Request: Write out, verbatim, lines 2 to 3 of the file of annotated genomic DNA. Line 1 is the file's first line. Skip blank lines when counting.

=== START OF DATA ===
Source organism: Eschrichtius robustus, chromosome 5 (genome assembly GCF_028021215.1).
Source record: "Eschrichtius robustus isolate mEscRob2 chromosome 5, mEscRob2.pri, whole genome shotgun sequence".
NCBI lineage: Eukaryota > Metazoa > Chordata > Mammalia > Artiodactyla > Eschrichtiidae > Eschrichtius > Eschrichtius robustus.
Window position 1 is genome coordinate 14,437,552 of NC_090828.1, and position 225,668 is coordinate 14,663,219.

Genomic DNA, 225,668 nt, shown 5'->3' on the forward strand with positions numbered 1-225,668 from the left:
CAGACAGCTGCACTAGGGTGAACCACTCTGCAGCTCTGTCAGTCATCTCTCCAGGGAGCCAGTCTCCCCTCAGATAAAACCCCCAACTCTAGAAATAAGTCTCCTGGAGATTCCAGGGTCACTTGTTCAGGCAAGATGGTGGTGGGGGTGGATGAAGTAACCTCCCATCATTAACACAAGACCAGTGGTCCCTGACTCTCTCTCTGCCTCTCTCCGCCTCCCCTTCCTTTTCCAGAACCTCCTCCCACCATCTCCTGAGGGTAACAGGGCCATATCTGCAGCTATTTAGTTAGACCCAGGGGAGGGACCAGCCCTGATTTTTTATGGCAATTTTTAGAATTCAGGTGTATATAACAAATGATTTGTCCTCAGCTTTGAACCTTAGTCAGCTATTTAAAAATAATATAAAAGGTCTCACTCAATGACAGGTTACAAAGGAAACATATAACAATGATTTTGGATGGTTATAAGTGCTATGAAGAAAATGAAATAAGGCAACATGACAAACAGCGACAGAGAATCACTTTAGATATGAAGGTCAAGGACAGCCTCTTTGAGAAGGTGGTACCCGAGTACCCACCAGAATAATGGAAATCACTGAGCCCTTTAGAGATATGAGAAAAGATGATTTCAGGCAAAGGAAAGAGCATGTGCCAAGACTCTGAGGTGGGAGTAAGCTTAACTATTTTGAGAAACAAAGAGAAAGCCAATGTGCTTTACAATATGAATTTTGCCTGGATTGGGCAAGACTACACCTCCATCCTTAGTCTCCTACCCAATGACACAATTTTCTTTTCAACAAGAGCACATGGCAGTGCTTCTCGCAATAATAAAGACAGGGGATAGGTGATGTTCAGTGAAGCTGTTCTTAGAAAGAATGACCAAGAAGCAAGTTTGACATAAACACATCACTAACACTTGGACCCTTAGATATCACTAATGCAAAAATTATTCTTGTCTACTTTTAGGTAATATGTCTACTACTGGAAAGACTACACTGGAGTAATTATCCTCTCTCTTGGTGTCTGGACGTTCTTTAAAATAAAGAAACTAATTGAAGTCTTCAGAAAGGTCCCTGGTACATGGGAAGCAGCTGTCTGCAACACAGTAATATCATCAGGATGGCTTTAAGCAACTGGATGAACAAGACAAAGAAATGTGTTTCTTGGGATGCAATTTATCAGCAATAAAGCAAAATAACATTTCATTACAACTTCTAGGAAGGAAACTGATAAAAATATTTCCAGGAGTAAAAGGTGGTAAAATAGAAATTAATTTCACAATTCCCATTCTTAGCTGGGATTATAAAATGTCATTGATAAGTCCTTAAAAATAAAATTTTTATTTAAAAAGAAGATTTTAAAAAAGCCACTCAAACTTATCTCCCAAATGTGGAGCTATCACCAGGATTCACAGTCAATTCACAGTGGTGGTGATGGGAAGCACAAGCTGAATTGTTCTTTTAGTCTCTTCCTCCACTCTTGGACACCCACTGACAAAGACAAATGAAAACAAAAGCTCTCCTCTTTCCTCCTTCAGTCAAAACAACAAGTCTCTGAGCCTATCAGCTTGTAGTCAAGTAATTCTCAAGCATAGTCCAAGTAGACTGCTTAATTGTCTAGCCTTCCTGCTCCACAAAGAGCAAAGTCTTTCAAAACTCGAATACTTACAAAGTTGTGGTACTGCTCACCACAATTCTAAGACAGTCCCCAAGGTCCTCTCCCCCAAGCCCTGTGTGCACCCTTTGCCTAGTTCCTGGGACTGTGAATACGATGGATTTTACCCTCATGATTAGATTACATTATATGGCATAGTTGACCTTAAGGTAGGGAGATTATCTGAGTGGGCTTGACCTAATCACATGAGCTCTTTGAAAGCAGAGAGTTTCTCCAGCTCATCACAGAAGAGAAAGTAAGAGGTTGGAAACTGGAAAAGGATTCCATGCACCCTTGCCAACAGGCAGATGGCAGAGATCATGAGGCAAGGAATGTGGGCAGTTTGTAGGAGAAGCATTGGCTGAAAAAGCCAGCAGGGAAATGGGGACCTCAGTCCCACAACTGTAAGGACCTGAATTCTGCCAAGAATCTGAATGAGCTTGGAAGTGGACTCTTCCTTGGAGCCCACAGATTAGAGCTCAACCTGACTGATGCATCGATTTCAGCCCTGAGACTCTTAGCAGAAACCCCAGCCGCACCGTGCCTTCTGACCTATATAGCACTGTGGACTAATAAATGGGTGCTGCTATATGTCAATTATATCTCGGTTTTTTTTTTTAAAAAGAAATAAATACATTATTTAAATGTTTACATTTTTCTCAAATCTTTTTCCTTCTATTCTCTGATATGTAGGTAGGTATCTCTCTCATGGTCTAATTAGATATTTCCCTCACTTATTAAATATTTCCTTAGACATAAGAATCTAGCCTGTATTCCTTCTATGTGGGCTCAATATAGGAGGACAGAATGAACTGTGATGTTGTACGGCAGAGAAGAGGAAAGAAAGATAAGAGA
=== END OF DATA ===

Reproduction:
Source record: "Eschrichtius robustus isolate mEscRob2 chromosome 5, mEscRob2.pri, whole genome shotgun sequence".
NCBI lineage: Eukaryota > Metazoa > Chordata > Mammalia > Artiodactyla > Eschrichtiidae > Eschrichtius > Eschrichtius robustus.